before the end of the last week, his positive and finall answer to the particular relating to the le e v y ing of the foo t and that he shunned speaking to the businesse concerning mo ney. I expected his command to wait upon him till Fryday last; and
having heard nothing from him, I then put him in mynd of his promise by Mr. le Abbot
Palliott (one of his favorits, to whom I am much oblydged) who told me from his eminence, that he had not been verie well all the last week, and had been much pressed with
businesse; and therfore hoped I would excuse him, and that I should not faile to have accesse to him this day or to-morrow. I have sent this morning to Mr. le Abbé to know his
eminencie's pleasure concerning my waiting upon him, but dare not promise myself, that
honor, till he heare of the safe aryvall of a great convoy of all sorts of provisions, that went
yesternight from la Ferre to the camp. It goeth by the way of Guise to Landrechy, where
6000 horse from the camp doe meet it, and joyn with its escorte from this consisting of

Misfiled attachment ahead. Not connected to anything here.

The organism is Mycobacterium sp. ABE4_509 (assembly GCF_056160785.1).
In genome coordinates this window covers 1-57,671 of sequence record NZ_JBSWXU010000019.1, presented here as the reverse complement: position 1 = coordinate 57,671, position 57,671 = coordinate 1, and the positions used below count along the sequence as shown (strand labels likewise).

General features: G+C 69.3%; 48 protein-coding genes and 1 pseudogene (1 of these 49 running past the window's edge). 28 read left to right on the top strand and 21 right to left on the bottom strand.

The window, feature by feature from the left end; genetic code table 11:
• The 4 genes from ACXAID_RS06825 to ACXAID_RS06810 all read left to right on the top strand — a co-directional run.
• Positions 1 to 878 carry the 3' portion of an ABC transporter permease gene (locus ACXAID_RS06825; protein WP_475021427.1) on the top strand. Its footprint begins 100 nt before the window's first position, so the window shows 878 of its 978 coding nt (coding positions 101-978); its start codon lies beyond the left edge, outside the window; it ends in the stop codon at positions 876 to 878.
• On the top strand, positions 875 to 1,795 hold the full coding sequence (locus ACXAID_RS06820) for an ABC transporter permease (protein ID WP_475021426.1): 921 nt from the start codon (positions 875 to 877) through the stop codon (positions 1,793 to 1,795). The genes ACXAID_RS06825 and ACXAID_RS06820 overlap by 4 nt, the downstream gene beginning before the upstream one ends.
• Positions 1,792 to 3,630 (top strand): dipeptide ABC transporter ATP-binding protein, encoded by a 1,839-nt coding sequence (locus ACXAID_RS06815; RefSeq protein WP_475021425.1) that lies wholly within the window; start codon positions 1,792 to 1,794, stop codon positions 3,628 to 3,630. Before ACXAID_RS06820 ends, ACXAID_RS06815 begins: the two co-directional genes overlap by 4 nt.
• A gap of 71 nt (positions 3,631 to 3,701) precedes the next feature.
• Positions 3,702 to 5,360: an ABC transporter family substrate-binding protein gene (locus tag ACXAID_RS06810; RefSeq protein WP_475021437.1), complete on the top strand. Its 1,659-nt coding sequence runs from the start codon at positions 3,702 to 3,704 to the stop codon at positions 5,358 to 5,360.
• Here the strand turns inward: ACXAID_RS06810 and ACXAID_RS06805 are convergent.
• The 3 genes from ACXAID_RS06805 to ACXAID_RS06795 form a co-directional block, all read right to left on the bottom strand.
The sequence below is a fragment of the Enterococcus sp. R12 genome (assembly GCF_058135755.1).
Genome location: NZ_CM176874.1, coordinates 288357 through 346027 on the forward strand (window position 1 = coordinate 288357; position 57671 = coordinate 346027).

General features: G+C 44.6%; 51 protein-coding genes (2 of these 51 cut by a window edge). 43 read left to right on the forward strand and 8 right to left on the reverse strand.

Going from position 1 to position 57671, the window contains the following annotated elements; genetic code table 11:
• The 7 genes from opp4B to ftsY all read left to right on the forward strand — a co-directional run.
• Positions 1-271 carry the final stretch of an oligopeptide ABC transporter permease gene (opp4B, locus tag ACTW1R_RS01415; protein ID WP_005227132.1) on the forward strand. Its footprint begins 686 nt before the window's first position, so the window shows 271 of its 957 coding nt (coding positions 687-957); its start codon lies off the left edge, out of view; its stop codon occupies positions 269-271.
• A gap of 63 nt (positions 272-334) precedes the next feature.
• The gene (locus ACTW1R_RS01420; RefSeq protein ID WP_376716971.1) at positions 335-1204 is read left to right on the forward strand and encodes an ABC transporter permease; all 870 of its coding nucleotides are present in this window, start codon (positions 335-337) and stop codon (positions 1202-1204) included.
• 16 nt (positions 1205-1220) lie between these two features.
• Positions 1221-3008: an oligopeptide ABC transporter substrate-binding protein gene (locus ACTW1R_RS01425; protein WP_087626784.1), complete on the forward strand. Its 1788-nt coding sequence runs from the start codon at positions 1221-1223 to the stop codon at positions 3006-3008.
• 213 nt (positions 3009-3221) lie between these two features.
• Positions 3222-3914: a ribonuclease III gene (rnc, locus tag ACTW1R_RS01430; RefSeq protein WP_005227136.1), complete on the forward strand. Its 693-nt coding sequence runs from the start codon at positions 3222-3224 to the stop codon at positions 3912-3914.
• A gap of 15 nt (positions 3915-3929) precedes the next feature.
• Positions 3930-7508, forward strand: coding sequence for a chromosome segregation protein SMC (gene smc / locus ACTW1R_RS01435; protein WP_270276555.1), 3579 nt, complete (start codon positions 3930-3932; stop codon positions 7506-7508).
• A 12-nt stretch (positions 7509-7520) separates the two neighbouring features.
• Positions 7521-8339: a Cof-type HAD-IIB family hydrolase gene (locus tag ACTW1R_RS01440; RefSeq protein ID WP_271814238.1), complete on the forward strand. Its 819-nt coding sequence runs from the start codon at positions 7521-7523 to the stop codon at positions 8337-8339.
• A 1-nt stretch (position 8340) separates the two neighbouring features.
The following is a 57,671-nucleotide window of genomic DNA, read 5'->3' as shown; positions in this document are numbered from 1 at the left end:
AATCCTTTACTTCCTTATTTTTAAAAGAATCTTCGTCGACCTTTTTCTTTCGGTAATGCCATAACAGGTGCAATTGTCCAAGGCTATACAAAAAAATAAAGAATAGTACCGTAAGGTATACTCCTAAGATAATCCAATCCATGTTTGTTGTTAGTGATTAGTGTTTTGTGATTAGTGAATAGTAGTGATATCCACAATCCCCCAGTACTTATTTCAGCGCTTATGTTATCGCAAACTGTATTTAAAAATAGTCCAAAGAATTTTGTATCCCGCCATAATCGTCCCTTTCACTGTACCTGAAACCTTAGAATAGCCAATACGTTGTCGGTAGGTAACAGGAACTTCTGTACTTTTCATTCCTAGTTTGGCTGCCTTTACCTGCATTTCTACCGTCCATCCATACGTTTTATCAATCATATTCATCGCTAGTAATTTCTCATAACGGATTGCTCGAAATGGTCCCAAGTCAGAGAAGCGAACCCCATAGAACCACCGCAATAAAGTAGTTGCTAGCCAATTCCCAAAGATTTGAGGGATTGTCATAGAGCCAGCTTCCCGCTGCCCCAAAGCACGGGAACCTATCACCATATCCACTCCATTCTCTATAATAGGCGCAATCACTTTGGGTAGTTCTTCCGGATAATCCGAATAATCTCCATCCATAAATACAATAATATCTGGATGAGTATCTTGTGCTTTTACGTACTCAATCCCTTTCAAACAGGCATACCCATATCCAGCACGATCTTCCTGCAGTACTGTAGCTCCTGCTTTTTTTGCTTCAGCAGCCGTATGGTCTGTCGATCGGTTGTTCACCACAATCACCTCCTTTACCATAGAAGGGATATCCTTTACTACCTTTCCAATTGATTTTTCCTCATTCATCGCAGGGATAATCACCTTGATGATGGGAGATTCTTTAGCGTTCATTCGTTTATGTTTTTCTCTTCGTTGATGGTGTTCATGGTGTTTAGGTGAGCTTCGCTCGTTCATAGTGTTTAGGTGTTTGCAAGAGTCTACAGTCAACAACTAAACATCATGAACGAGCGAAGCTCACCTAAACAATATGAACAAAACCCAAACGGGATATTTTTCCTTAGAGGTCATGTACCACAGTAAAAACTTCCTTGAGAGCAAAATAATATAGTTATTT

2000 foot and as manie horse. Their successe before Valenciennes will depend much upon
that of this convoye if the enemie doe not attempt their lyne, or force the convoy before it
reach the armie, then all heare doe assure themselves, that they will carrie Valenciennes verie
speedilie. But don John hath either of these two hazards for its releese; he lyeth encamped
within a league and a half of the French, and is as neare Landrechy as they, if not nearer;
and is 20,000 men strong, wherof above one half horse, a strenth greater than anie they
did imagine he would be able to make this campagne; and therfore all heare doe waite
for the issue of this convoy with some feare.
I intend at first meeting to venture againe upon the propositione concerning mo ney and
shall studdie the cardinall's inclinations for it, and take all my other measures as cautioslie
as I can. He is a man, that wanteth not his good and bad howers; so that I must adjust
my pressing that affaire (home and to the full) to that tyme, that I shall be able to judge
the most seasonable for it.
Sir, having no more to say in businesse, I beg leave to discharge my conscience, by letting you know, that I am verie much convinced, that his highnesse affairs heare doe infinetly suffer by my mismanadgment. They doe requyer the addresse of a hand much more
happie then myne; and therfore shall humblie beg, that you may be pleased to lett his highnesse know, how much it concernes his interest heare, that some other person be employed,
whose parts and experience may be more sutable to this trust then myn are. Your favor in
this will not be reckon'd amongst the least of those you have alreadie vouchsased unto,
Your most humble and obedient servant,
Chaulni, June 26th, 1656. [N. S.]